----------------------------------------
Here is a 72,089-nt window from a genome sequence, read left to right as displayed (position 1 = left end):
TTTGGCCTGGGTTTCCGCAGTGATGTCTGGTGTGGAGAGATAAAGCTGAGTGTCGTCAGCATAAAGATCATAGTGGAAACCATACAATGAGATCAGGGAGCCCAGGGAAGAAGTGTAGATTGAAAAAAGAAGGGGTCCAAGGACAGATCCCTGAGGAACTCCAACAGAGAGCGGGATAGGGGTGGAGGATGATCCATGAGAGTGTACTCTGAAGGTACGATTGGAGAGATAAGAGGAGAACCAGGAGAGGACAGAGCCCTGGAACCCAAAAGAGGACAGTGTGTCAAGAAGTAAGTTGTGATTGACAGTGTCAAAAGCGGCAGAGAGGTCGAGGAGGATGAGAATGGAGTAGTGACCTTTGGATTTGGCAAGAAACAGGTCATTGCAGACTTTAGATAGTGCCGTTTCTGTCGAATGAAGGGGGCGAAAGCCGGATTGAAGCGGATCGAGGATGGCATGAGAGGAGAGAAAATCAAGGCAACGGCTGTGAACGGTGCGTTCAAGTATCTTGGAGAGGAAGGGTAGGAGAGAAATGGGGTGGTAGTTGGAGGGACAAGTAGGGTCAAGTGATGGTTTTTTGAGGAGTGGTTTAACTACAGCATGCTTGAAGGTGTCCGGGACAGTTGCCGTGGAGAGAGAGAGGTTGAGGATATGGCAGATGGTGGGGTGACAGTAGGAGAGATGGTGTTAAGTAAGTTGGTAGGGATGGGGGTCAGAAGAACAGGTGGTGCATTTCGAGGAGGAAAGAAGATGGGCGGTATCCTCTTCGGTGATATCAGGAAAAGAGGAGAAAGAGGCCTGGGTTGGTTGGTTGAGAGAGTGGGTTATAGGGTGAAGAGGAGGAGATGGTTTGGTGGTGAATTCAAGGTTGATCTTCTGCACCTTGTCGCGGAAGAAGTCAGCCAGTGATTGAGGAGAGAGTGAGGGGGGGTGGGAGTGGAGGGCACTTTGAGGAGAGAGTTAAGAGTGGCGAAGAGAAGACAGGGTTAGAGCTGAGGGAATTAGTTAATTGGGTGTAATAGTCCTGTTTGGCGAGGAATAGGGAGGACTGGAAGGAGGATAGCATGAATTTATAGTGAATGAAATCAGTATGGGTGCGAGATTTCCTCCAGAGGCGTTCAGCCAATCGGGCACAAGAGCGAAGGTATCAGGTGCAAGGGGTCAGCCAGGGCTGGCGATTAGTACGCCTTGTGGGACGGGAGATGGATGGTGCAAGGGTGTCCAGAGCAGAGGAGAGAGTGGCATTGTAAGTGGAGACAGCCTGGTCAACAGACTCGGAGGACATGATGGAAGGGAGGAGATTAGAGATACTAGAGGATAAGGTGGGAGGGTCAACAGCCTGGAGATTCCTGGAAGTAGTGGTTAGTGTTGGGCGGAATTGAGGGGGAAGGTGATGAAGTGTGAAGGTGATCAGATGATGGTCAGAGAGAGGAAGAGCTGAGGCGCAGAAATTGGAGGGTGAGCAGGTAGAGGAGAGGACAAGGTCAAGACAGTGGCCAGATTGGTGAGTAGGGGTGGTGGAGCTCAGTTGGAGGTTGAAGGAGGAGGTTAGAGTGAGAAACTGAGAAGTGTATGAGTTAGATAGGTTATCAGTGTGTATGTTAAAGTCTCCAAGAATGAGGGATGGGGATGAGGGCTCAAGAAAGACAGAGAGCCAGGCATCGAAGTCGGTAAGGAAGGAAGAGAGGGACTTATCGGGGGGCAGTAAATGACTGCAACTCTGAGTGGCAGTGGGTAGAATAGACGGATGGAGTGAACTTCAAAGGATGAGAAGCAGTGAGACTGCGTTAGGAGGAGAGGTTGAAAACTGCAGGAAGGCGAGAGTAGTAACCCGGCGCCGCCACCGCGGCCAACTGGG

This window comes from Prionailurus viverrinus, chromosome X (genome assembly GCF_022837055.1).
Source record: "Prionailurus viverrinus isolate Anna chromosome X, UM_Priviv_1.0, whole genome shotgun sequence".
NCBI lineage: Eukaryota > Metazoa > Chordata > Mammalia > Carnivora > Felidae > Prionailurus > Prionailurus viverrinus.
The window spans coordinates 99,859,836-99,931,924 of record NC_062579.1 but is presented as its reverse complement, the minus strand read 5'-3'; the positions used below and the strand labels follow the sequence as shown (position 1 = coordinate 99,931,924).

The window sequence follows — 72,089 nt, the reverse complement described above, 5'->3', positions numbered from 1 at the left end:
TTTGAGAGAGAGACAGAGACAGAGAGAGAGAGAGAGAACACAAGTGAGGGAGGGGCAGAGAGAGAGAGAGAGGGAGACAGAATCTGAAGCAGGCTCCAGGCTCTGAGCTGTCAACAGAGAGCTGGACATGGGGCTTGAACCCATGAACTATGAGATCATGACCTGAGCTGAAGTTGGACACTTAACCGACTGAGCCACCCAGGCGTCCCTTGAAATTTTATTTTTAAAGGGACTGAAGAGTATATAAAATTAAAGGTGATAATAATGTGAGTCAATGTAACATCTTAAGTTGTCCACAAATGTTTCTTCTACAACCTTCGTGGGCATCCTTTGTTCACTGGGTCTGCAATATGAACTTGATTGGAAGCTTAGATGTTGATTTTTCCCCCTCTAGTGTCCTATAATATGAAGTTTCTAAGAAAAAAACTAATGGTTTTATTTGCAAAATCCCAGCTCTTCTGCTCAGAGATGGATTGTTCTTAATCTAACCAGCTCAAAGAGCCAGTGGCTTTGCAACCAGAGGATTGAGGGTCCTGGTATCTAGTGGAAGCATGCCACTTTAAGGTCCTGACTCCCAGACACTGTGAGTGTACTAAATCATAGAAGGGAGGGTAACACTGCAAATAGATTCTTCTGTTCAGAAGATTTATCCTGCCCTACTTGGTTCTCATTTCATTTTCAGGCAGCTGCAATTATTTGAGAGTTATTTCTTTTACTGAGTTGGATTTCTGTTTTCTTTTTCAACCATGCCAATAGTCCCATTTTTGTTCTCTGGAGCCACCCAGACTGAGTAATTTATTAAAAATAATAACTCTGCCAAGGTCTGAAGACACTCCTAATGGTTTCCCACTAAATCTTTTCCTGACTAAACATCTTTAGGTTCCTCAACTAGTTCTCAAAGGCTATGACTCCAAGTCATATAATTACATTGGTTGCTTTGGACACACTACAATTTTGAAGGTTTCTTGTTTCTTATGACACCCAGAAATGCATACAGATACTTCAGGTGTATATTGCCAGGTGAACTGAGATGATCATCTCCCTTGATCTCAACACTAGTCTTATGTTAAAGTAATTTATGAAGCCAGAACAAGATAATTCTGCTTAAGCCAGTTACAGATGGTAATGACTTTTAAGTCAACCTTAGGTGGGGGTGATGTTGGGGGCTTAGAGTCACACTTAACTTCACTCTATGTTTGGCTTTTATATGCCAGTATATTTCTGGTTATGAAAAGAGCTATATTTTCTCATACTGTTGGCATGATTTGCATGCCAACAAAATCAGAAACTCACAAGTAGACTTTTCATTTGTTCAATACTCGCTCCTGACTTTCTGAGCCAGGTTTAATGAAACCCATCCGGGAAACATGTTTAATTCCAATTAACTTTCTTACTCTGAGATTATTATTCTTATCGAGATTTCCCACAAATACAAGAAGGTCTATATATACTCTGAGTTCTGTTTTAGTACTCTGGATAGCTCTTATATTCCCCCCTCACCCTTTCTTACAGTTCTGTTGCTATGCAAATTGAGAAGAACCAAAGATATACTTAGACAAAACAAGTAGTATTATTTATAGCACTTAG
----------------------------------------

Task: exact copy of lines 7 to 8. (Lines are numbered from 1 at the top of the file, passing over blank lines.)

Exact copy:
The window sequence follows — 72,089 nt, the reverse complement described above, 5'->3', positions numbered from 1 at the left end:
TTTGAGAGAGAGACAGAGACAGAGAGAGAGAGAGAGAACACAAGTGAGGGAGGGGCAGAGAGAGAGAGAGAGGGAGACAGAATCTGAAGCAGGCTCCAGGCTCTGAGCTGTCAACAGAGAGCTGGACATGGGGCTTGAACCCATGAACTATGAGATCATGACCTGAGCTGAAGTTGGACACTTAACCGACTGAGCCACCCAGGCGTCCCTTGAAATTTTATTTTTAAAGGGACTGAAGAGTATATAAAATTAAAGGTGATAATAATGTGAGTCAATGTAACATCTTAAGTTGTCCACAAATGTTTCTTCTACAACCTTCGTGGGCATCCTTTGTTCACTGGGTCTGCAATATGAACTTGATTGGAAGCTTAGATGTTGATTTTTCCCCCTCTAGTGTCCTATAATATGAAGTTTCTAAGAAAAAAACTAATGGTTTTATTTGCAAAATCCCAGCTCTTCTGCTCAGAGATGGATTGTTCTTAATCTAACCAGCTCAAAGAGCCAGTGGCTTTGCAACCAGAGGATTGAGGGTCCTGGTATCTAGTGGAAGCATGCCACTTTAAGGTCCTGACTCCCAGACACTGTGAGTGTACTAAATCATAGAAGGGAGGGTAACACTGCAAATAGATTCTTCTGTTCAGAAGATTTATCCTGCCCTACTTGGTTCTCATTTCATTTTCAGGCAGCTGCAATTATTTGAGAGTTATTTCTTTTACTGAGTTGGATTTCTGTTTTCTTTTTCAACCATGCCAATAGTCCCATTTTTGTTCTCTGGAGCCACCCAGACTGAGTAATTTATTAAAAATAATAACTCTGCCAAGGTCTGAAGACACTCCTAATGGTTTCCCACTAAATCTTTTCCTGACTAAACATCTTTAGGTTCCTCAACTAGTTCTCAAAGGCTATGACTCCAAGTCATATAATTACATTGGTTGCTTTGGACACACTACAATTTTGAAGGTTTCTTGTTTCTTATGACACCCAGAAATGCATACAGATACTTCAGGTGTATATTGCCAGGTGAACTGAGATGATCATCTCCCTTGATCTCAACACTAGTCTTATGTTAAAGTAATTTATGAAGCCAGAACAAGATAATTCTGCTTAAGCCAGTTACAGATGGTAATGACTTTTAAGTCAACCTTAGGTGGGGGTGATGTTGGGGGCTTAGAGTCACACTTAACTTCACTCTATGTTTGGCTTTTATATGCCAGTATATTTCTGGTTATGAAAAGAGCTATATTTTCTCATACTGTTGGCATGATTTGCATGCCAACAAAATCAGAAACTCACAAGTAGACTTTTCATTTGTTCAATACTCGCTCCTGACTTTCTGAGCCAGGTTTAATGAAACCCATCCGGGAAACATGTTTAATTCCAATTAACTTTCTTACTCTGAGATTATTATTCTTATCGAGATTTCCCACAAATACAAGAAGGTCTATATATACTCTGAGTTCTGTTTTAGTACTCTGGATAGCTCTTATATTCCCCCCTCACCCTTTCTTACAGTTCTGTTGCTATGCAAATTGAGAAGAACCAAAGATATACTTAGACAAAACAAGTAGTATTATTTATAGCACTTAG